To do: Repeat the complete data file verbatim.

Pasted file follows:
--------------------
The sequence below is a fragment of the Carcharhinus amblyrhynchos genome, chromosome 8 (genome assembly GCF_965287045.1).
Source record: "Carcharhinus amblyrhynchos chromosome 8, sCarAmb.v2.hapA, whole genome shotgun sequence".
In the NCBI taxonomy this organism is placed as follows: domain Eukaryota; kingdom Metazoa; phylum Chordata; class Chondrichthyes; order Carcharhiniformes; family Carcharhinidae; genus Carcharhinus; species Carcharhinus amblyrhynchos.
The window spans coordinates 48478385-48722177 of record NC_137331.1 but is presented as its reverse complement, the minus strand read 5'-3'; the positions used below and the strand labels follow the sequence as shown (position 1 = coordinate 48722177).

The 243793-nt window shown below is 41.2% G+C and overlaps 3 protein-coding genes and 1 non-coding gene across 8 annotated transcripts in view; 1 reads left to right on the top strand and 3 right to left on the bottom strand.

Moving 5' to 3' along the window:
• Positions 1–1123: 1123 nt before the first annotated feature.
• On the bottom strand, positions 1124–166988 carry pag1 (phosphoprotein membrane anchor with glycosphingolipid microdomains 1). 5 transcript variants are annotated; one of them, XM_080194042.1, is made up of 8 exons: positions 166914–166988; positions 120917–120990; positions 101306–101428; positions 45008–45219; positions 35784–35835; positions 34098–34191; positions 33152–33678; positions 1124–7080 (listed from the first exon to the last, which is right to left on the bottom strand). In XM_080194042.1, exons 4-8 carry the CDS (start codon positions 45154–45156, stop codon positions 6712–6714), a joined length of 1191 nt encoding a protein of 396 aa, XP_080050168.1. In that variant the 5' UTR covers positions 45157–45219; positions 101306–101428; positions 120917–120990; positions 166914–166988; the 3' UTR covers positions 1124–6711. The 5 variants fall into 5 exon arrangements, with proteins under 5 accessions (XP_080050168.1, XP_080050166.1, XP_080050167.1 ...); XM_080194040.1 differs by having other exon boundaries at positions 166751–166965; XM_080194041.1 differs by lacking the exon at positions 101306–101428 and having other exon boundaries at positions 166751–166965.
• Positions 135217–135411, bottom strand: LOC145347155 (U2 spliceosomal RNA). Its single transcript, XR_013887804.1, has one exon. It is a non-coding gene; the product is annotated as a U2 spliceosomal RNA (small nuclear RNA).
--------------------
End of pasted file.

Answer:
The sequence below is a fragment of the Carcharhinus amblyrhynchos genome, chromosome 8 (genome assembly GCF_965287045.1).
Source record: "Carcharhinus amblyrhynchos chromosome 8, sCarAmb.v2.hapA, whole genome shotgun sequence".
In the NCBI taxonomy this organism is placed as follows: domain Eukaryota; kingdom Metazoa; phylum Chordata; class Chondrichthyes; order Carcharhiniformes; family Carcharhinidae; genus Carcharhinus; species Carcharhinus amblyrhynchos.
The window spans coordinates 48478385-48722177 of record NC_137331.1 but is presented as its reverse complement, the minus strand read 5'-3'; the positions used below and the strand labels follow the sequence as shown (position 1 = coordinate 48722177).

The 243793-nt window shown below is 41.2% G+C and overlaps 3 protein-coding genes and 1 non-coding gene across 8 annotated transcripts in view; 1 reads left to right on the top strand and 3 right to left on the bottom strand.

Moving 5' to 3' along the window:
• Positions 1–1123: 1123 nt before the first annotated feature.
• On the bottom strand, positions 1124–166988 carry pag1 (phosphoprotein membrane anchor with glycosphingolipid microdomains 1). 5 transcript variants are annotated; one of them, XM_080194042.1, is made up of 8 exons: positions 166914–166988; positions 120917–120990; positions 101306–101428; positions 45008–45219; positions 35784–35835; positions 34098–34191; positions 33152–33678; positions 1124–7080 (listed from the first exon to the last, which is right to left on the bottom strand). In XM_080194042.1, exons 4-8 carry the CDS (start codon positions 45154–45156, stop codon positions 6712–6714), a joined length of 1191 nt encoding a protein of 396 aa, XP_080050168.1. In that variant the 5' UTR covers positions 45157–45219; positions 101306–101428; positions 120917–120990; positions 166914–166988; the 3' UTR covers positions 1124–6711. The 5 variants fall into 5 exon arrangements, with proteins under 5 accessions (XP_080050168.1, XP_080050166.1, XP_080050167.1 ...); XM_080194040.1 differs by having other exon boundaries at positions 166751–166965; XM_080194041.1 differs by lacking the exon at positions 101306–101428 and having other exon boundaries at positions 166751–166965.
• Positions 135217–135411, bottom strand: LOC145347155 (U2 spliceosomal RNA). Its single transcript, XR_013887804.1, has one exon. It is a non-coding gene; the product is annotated as a U2 spliceosomal RNA (small nuclear RNA).